Mix together all wet and dry ingredients in separate bowls. Next, mix the wet into the dry ingredients until small clumps form. Spread evenly on a lightly-greased rimmed baking sheet. Place in a 325F oven and bake for 15 minutes. Stir the granola, and bake for 15 more minutes. Add the remaining 1/4 cup of maple syrup over the granola, stir, and bake for 5 final minutes. Remove and allow to cool on the tray. Once room temperature, stir in desired dried fruit.
Bare-Bones Granola Builder
3 cups oats
1/2 cup seeds (sunflower, pumpkin, sesame, chia)
1 1/2 cups chopped nuts (peanuts, almonds, pecans, macadamia, walnut)
1/4 cup oil (canola, vegetable, olive, grapeseed, coconut)
1/4 cup + 2 tbsp liquid sweetener (maple syrup, honey, agave nectar)
2 tbsp brown sugar
Spices (cinnamon, nutmeg, ginger, allspice, cloves)
Pinch of salt (if nuts not salted)
1/2 tsp vanilla extract (or almond or anise, if you want to try something fancy!)
1/2-1 cup dried fruit (cranberries, blueberries, raisins, cherries)
Mix together all wet and dry ingredients in separate bowls. Next, mix the wet into the dry ingredients until small clumps form. Spread evenly on a lightly-greased rimmed baking sheet. Place in a 325F oven and bake for 15 minutes. Stir the granola, and bake for 15 more minutes. Add the remaining maple syrup over the granola, stir, and bake for 5 final minutes. Remove and allow to cool on the tray. Once room temperature, stir in desired dried fruit.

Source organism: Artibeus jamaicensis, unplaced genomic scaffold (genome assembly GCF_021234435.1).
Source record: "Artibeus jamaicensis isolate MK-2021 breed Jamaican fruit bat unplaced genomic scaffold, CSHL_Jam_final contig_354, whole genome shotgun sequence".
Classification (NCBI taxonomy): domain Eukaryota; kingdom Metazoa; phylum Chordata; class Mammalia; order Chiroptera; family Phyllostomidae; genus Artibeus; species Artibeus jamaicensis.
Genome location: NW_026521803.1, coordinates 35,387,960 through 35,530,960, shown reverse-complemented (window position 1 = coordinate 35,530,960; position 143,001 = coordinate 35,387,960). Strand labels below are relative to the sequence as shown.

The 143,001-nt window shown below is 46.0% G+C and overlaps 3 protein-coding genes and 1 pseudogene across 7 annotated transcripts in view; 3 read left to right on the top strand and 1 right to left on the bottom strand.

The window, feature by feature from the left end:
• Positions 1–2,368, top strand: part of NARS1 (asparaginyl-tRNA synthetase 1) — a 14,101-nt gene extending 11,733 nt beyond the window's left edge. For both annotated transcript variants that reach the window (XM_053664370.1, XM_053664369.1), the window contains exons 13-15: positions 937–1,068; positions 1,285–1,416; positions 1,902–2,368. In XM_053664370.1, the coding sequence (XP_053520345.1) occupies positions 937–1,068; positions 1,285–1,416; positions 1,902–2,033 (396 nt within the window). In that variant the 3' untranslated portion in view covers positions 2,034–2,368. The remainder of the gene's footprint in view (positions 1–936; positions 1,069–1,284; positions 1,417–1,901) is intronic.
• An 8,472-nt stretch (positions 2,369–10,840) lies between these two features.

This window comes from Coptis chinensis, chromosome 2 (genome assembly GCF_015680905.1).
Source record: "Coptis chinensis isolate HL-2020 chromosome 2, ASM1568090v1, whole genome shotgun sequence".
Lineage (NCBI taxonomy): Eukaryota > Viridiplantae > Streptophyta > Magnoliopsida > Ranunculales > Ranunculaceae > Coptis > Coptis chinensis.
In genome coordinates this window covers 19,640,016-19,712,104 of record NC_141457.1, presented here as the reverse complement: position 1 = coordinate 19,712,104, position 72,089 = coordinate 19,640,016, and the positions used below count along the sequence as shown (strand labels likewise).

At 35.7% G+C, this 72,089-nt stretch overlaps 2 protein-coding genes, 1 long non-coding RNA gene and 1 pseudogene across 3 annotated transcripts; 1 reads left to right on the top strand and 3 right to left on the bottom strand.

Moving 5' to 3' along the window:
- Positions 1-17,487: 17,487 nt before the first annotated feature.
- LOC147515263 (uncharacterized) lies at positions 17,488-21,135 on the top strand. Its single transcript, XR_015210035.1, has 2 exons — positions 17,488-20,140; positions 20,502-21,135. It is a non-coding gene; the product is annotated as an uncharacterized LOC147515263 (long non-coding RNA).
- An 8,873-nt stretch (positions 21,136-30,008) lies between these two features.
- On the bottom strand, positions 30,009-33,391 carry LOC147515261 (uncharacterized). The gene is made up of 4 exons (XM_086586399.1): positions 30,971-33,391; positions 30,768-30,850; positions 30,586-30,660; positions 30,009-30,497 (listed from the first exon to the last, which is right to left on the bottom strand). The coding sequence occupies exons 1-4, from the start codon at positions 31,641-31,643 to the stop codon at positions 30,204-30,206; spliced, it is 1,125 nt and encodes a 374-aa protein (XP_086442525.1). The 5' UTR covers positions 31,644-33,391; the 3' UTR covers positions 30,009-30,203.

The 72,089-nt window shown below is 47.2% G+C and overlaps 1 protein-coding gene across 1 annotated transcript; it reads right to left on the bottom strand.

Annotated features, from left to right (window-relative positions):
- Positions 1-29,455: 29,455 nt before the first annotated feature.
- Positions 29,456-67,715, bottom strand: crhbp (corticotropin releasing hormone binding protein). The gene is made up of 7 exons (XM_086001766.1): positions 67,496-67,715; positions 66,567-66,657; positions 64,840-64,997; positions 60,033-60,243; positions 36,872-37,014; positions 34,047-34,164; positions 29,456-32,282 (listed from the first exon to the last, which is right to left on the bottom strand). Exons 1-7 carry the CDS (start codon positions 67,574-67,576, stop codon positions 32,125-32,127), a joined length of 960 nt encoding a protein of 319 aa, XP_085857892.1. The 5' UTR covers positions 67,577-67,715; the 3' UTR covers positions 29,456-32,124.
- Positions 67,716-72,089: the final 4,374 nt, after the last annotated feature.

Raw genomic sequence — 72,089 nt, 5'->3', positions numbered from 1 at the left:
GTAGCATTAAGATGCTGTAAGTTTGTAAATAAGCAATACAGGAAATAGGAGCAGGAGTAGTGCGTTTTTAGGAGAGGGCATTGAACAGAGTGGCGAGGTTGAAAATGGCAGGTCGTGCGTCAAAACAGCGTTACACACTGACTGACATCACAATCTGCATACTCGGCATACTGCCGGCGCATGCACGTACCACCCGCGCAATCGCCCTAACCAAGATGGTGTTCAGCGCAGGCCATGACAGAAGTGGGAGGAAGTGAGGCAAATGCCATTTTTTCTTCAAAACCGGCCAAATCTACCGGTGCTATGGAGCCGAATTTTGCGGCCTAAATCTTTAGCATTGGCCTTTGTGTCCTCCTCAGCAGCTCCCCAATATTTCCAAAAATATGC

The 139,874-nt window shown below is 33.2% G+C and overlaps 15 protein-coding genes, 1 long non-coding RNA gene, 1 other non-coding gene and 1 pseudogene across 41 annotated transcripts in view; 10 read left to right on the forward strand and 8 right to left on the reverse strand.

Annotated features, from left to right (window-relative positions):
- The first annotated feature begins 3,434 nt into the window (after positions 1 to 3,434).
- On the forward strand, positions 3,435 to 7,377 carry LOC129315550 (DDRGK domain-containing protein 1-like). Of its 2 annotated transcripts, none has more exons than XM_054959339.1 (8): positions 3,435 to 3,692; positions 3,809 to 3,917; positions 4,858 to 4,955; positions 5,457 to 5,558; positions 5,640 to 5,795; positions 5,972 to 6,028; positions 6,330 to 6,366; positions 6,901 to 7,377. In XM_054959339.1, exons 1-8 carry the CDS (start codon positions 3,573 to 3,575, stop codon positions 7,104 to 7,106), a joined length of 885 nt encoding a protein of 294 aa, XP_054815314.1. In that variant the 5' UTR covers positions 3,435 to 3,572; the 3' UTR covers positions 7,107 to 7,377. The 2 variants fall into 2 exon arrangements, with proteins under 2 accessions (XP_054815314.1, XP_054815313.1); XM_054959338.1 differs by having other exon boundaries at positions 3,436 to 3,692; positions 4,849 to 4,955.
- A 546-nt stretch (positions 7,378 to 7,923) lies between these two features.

Ginger might not be the first thing that jumps to mind when you think of fall, but in reality is one of the unsung heroes of this culinary season. That might sound a bit extreme, but bear with me. What makes the pumpkin in pie sing? Ginger. A really great apple or pear crisp? Ginger. Breads, cookies, pies, and fruit crisps all rely on cozy spices to make them truly come to life. Ginger happens to be one of my favorite flavors, but can be a bit aggressive and divisive. If you love strong ginger flavors, then this post is for you.
It all started out with the goal of making homemade candied ginger. I love the store-bought version, but it is expensive and very sugary. I set out to make my own and, thanks to Pinterest, found this great recipe and tutorial. The cashier at my grocery store looked at me funny when I walked away with a rather large ginger